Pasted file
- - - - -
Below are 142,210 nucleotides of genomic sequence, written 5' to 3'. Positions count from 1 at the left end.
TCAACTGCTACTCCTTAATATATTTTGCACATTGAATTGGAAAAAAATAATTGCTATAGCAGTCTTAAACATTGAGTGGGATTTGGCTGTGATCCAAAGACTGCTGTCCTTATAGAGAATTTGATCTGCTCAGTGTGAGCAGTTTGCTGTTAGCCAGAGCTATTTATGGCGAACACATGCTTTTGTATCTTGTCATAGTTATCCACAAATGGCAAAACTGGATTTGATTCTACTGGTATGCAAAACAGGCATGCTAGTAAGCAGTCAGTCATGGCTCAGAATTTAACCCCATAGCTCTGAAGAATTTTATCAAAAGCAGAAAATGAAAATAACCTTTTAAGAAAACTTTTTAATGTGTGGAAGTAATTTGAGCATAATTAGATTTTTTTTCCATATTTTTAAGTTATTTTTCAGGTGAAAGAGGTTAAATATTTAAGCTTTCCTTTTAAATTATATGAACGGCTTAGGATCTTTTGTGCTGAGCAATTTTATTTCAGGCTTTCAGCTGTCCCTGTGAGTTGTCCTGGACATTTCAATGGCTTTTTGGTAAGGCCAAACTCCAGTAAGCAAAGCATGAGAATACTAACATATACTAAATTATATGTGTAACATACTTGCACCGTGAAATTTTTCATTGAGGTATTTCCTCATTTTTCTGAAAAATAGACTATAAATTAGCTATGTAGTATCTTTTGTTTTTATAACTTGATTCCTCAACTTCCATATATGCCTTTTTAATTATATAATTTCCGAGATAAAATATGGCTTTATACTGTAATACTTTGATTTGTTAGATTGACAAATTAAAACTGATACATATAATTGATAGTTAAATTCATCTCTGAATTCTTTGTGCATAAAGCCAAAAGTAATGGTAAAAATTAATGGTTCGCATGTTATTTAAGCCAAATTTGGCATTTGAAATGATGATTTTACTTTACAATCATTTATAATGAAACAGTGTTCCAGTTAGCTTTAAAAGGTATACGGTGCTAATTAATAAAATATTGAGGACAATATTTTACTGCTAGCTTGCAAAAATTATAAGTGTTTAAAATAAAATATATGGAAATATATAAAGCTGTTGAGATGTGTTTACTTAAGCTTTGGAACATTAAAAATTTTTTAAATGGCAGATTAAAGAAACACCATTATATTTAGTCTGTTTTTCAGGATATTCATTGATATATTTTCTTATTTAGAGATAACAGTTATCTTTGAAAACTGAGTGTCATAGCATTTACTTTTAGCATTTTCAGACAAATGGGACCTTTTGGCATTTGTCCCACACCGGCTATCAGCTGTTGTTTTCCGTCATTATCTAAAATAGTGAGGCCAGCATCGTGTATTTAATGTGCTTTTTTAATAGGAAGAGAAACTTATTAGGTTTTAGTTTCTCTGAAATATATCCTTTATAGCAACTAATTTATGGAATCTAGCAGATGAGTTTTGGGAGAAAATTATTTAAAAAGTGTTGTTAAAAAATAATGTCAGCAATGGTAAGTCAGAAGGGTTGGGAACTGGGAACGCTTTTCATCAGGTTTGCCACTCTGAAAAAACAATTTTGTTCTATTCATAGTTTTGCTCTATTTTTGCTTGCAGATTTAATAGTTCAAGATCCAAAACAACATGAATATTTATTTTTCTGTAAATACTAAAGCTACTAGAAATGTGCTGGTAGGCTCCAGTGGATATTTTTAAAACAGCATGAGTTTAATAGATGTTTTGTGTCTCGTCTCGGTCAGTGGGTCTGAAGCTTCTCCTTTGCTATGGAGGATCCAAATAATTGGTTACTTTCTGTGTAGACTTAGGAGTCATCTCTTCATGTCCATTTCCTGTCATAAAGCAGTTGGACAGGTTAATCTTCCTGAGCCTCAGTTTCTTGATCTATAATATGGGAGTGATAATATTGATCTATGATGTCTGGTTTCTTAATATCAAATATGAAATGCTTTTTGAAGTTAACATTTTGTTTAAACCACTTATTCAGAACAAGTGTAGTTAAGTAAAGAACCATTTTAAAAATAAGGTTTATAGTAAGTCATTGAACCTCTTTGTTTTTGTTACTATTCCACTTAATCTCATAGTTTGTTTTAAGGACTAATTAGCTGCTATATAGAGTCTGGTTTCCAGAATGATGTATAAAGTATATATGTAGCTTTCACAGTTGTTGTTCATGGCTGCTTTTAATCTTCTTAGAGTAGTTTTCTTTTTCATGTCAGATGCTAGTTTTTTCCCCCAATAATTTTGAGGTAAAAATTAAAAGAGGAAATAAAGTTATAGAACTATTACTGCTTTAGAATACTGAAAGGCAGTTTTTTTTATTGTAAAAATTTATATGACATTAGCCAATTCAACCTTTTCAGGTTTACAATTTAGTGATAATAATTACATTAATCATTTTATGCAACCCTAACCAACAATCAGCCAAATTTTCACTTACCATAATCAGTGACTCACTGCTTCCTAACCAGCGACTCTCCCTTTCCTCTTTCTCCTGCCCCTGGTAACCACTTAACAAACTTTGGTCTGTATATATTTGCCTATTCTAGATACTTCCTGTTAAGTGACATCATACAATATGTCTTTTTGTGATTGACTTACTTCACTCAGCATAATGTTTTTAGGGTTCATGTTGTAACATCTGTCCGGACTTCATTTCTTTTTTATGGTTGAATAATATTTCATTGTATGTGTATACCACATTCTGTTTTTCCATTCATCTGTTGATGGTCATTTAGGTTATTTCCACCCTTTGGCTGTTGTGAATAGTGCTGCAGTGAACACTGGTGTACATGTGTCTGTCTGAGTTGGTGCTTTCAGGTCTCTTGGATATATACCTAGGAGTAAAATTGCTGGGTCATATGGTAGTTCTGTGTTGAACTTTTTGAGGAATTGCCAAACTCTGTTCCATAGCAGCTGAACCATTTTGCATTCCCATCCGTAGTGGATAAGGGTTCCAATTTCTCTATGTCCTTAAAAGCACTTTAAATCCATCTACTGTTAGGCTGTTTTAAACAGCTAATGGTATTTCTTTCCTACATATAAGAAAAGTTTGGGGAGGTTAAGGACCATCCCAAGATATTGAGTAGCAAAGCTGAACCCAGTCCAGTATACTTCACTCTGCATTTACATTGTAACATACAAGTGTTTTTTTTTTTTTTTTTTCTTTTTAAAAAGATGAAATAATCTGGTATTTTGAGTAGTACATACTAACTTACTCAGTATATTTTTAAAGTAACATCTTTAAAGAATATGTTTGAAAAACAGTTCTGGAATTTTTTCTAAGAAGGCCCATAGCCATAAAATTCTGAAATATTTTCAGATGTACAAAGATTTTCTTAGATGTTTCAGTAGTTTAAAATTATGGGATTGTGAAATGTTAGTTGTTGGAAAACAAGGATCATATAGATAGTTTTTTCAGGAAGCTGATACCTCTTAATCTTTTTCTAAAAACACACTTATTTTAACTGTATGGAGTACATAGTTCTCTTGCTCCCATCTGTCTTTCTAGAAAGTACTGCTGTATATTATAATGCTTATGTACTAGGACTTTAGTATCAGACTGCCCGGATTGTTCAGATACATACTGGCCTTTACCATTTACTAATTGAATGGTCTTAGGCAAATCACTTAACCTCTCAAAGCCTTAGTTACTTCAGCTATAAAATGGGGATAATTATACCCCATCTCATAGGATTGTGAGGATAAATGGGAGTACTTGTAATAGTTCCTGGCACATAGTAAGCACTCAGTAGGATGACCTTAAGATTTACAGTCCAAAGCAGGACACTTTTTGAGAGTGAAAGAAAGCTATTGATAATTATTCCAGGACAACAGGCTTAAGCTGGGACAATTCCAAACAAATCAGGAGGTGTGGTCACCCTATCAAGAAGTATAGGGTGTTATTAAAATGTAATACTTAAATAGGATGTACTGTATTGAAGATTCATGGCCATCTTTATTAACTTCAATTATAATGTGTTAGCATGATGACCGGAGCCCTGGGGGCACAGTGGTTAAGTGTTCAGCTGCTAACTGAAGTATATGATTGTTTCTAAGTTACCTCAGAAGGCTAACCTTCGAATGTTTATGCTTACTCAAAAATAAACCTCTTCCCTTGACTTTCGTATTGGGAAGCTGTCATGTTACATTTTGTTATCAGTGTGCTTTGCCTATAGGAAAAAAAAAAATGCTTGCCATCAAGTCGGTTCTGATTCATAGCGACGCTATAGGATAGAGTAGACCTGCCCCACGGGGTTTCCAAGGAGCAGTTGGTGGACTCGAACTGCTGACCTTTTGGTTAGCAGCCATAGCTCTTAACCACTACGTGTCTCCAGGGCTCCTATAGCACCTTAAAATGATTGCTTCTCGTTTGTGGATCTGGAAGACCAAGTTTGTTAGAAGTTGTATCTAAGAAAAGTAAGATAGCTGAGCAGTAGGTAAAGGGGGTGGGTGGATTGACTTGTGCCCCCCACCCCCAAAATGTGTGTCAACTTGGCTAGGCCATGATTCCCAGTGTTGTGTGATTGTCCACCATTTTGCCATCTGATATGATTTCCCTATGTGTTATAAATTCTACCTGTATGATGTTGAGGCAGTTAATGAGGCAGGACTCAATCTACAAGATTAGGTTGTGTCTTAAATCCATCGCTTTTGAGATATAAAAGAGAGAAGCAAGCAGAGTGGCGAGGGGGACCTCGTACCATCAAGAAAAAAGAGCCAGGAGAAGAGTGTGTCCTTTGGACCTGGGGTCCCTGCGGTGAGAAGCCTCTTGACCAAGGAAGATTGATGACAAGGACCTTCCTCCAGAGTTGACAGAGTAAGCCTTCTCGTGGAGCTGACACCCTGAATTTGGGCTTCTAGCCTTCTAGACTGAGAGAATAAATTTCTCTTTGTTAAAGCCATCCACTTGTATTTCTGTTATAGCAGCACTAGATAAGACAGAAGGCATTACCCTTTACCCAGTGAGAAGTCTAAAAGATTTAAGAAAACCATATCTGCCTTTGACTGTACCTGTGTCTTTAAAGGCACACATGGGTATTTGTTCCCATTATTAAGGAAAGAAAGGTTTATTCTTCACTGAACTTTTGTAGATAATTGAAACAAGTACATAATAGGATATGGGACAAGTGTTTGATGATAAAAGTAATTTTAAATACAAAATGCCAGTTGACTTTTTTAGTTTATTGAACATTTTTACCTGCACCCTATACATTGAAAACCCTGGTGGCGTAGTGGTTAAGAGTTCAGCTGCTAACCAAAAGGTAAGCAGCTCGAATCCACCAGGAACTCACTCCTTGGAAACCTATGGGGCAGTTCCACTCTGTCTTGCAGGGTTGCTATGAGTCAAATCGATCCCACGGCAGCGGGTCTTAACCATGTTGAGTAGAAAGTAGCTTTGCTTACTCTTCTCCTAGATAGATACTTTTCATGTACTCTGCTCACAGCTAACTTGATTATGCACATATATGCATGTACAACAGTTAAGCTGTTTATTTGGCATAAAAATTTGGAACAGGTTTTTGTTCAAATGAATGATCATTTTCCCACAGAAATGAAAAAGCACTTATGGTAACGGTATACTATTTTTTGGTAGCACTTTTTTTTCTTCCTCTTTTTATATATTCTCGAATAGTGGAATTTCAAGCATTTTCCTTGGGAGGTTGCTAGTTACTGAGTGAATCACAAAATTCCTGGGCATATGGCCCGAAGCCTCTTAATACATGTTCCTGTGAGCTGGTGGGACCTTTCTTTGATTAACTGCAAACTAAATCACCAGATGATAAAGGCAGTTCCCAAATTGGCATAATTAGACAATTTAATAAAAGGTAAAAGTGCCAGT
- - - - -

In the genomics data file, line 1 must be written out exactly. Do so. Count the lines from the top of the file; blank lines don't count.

Below are 142,210 nucleotides of genomic sequence, written 5' to 3'. Positions count from 1 at the left end.